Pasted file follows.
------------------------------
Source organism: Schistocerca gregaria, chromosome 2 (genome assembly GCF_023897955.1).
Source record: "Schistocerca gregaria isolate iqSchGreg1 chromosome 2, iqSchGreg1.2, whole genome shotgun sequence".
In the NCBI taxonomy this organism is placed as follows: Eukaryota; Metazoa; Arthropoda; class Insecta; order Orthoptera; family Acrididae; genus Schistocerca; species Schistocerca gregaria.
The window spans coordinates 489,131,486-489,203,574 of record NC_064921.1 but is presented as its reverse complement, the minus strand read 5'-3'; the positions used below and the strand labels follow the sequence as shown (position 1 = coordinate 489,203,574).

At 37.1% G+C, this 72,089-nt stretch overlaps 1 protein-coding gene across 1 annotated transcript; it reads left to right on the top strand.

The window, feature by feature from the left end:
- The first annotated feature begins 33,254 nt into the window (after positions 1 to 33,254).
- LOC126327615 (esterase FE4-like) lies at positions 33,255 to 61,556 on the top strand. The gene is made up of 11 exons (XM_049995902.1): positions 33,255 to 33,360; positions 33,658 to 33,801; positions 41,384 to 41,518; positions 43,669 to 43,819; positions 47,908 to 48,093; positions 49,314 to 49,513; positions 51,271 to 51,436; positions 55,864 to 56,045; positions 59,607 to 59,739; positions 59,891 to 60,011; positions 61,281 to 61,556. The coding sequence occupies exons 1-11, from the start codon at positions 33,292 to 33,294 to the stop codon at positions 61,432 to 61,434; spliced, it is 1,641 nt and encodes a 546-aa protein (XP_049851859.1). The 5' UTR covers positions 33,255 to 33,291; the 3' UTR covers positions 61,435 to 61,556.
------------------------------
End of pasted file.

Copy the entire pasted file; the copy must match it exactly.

Source organism: Schistocerca gregaria, chromosome 2 (genome assembly GCF_023897955.1).
Source record: "Schistocerca gregaria isolate iqSchGreg1 chromosome 2, iqSchGreg1.2, whole genome shotgun sequence".
In the NCBI taxonomy this organism is placed as follows: Eukaryota; Metazoa; Arthropoda; class Insecta; order Orthoptera; family Acrididae; genus Schistocerca; species Schistocerca gregaria.
The window spans coordinates 489,131,486-489,203,574 of record NC_064921.1 but is presented as its reverse complement, the minus strand read 5'-3'; the positions used below and the strand labels follow the sequence as shown (position 1 = coordinate 489,203,574).

At 37.1% G+C, this 72,089-nt stretch overlaps 1 protein-coding gene across 1 annotated transcript; it reads left to right on the top strand.

The window, feature by feature from the left end:
- The first annotated feature begins 33,254 nt into the window (after positions 1 to 33,254).
- LOC126327615 (esterase FE4-like) lies at positions 33,255 to 61,556 on the top strand. The gene is made up of 11 exons (XM_049995902.1): positions 33,255 to 33,360; positions 33,658 to 33,801; positions 41,384 to 41,518; positions 43,669 to 43,819; positions 47,908 to 48,093; positions 49,314 to 49,513; positions 51,271 to 51,436; positions 55,864 to 56,045; positions 59,607 to 59,739; positions 59,891 to 60,011; positions 61,281 to 61,556. The coding sequence occupies exons 1-11, from the start codon at positions 33,292 to 33,294 to the stop codon at positions 61,432 to 61,434; spliced, it is 1,641 nt and encodes a 546-aa protein (XP_049851859.1). The 5' UTR covers positions 33,255 to 33,291; the 3' UTR covers positions 61,435 to 61,556.